Interferon Regulatory Factor-4 Is Expressed Infrequently in Metastatic Melanomas and Correlates with Amplification of the IRF4 Locus.
Andrew L Feldman, Lori A Erickson, Mark E Law, Julie C Porcher, Wendy K Nevala, Jacob B Allred, Svetomir N Markovic. Mayo Clinic, Rochester
Background: Interferon regulatory factor-4 (IRF4) is a transcription factor expressed in melanocytes and some melanomas, but its function in melanocytic cells is unknown. The IRF4 single nucleotide polymorphism allele, rs12203592*C, is a melanoma risk factor; this allele represses IRF4 promoter activity, raising the possibility that IRF4 protects against melanoma. IRF4 resides on 6p, a region often amplified in melanoma, suggesting IRF4 paradoxically might be up-regulated in advanced disease. We undertook this study to examine the relationship between IRF4 protein expression and IRF4 copy number in metastatic melanoma.
Design: We performed IRF4 immunohistochemistry (MUM1p, Dako) in 116 cases of metastatic cutaneous melanoma (87 M, 29 F; mean age, 57 y). Expression was scored as: 0 = <10% staining; 1 = 10-30% staining; 2 = >30% staining, weak; and 3 = >30% staining, strong. IRF4 amplification (>4 copies) or translocation was detected by fluorescence in situ hybridization using a breakapart probe. Associations with overall survival (OS) from time of biopsy were examined using the log-rank test. Metastatic melanoma cell lines were assayed for IRF4 expression (Western blot) and proliferation (EdU incorporation).
Results: Among tissue samples, IRF4 staining was seen in 25/116 (22%; 30% cutoff) or 38/116 (33%; 10% cutoff). IRF4 amplification was seen in 47/116 (41%). The mean IRF4 staining score significantly correlated with IRF4 gene amplification (0.93±1.00 vs 0.23±0.66 without amplification; p=0.00004, t test). One amplified case also had an IRF4 translocation. Median OS was slightly longer for patients with IRF4 expression (63.0 vs 41.0 mos) or IRF4 amplification (65.2 vs 41.9 mos), but these were not statistically significant. Cell line proliferation fractions were 92% in A375 (IRF4-negative), and 26% and 63% in C32TG and SK-MEL-28, respectively (IRF4-positive).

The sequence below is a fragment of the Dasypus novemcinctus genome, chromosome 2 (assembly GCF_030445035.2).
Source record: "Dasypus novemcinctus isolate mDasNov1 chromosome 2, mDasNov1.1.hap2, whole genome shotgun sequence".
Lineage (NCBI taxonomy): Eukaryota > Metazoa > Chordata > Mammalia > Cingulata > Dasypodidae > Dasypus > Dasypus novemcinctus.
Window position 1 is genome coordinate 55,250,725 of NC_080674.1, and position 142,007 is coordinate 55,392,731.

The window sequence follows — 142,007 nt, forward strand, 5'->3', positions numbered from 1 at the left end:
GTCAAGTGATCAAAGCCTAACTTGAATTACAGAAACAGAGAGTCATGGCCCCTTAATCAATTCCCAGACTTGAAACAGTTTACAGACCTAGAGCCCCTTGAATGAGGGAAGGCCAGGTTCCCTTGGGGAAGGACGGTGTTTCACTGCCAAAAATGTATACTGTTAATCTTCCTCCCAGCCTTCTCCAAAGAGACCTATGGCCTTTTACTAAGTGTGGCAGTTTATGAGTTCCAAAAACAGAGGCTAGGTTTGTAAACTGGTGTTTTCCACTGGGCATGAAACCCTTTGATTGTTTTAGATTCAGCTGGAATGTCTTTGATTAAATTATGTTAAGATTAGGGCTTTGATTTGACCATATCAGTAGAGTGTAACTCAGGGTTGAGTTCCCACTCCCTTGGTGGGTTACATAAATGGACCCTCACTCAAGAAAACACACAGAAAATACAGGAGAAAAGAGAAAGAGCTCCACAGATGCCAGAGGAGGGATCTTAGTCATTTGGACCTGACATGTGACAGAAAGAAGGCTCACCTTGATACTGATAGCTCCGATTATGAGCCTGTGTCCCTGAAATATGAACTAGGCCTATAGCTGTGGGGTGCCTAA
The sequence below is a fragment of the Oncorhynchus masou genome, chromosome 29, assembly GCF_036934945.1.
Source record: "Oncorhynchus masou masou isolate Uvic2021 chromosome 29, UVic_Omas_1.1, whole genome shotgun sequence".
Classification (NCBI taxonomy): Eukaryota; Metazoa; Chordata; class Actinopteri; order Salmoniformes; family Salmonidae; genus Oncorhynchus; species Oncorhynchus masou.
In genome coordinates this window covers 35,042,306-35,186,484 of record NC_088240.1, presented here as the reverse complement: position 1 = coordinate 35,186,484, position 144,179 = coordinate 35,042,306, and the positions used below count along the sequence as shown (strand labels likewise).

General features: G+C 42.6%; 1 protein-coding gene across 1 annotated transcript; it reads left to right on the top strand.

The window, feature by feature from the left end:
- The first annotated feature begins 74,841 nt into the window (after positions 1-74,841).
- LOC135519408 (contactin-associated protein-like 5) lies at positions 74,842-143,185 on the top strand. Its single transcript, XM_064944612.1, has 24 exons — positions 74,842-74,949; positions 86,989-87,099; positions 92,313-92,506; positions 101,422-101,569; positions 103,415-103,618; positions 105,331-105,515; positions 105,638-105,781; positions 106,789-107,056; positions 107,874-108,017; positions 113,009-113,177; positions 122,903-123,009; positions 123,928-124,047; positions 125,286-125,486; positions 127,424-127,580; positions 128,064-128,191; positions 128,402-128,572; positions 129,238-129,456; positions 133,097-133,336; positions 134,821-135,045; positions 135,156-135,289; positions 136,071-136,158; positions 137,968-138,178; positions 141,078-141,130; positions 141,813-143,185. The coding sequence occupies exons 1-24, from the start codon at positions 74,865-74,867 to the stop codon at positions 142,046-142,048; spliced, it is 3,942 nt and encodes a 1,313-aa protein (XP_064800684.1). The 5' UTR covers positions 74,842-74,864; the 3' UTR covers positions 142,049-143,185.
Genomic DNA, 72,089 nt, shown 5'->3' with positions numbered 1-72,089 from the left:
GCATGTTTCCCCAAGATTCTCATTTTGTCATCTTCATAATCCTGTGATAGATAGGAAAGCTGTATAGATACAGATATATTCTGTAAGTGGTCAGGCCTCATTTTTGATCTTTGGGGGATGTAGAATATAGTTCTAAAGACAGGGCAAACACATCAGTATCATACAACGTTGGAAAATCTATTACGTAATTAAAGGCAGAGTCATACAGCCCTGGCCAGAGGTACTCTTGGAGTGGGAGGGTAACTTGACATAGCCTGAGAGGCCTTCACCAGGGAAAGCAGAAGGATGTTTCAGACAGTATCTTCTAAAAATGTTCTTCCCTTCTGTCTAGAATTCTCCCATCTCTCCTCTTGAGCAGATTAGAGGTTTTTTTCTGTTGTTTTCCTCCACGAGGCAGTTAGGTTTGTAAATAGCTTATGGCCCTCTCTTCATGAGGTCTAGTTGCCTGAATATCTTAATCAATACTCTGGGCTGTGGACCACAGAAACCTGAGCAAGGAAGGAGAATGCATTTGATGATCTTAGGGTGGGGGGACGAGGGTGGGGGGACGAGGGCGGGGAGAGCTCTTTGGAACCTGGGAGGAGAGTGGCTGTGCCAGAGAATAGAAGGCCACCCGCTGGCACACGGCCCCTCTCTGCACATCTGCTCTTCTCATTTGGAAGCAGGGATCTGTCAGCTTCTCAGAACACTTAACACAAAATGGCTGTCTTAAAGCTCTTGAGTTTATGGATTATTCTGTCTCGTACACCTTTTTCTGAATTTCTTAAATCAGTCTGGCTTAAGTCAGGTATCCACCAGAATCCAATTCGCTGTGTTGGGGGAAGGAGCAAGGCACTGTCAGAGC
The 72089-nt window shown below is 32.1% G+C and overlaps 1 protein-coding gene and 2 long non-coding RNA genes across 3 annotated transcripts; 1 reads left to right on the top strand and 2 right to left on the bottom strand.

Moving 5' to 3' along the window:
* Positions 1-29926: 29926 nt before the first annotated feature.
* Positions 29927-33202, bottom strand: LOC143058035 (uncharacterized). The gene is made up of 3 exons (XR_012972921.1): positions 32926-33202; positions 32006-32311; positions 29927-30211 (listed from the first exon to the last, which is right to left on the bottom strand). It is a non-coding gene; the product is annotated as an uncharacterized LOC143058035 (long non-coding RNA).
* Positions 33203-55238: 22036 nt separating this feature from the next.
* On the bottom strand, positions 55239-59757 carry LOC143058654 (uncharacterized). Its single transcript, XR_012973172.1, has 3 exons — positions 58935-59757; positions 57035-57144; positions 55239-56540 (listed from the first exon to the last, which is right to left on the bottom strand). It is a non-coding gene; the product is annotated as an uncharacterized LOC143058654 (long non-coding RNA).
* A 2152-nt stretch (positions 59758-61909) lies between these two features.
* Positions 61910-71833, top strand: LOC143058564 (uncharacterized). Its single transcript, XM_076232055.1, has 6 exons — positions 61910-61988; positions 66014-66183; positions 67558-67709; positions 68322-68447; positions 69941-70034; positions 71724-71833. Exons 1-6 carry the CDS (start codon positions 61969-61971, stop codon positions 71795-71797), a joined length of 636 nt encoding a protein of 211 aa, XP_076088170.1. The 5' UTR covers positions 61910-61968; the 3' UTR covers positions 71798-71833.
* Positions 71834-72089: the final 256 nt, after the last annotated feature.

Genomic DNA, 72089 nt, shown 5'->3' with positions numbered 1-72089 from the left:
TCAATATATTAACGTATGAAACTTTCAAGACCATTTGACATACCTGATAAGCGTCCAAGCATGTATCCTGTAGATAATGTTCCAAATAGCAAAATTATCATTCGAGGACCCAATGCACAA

Conclusions: IRF4 is expressed in normal melanocytes, but, in contrast to one previous report, our data suggest IRF4 is expressed in only the minority of metastatic melanomas. IRF4 expression may have a protective effect in melanoma, becoming lost during melanoma development or progression. Indeed, proliferation fraction was highest in an IRF4-negative cell line. Paradoxically, IRF4 expression is associated with IRF4 amplification in metastatic melanoma. Since 6p amplification is associated with poor prognosis in melanoma, our inability to identify significantly improved OS in patients with IRF4 expression may be due to the opposing deleterious effects of other amplified genes on 6p in these patients.
Monday, February 28, 2011 2:15 PM
Platform Session: Section F, Monday Afternoon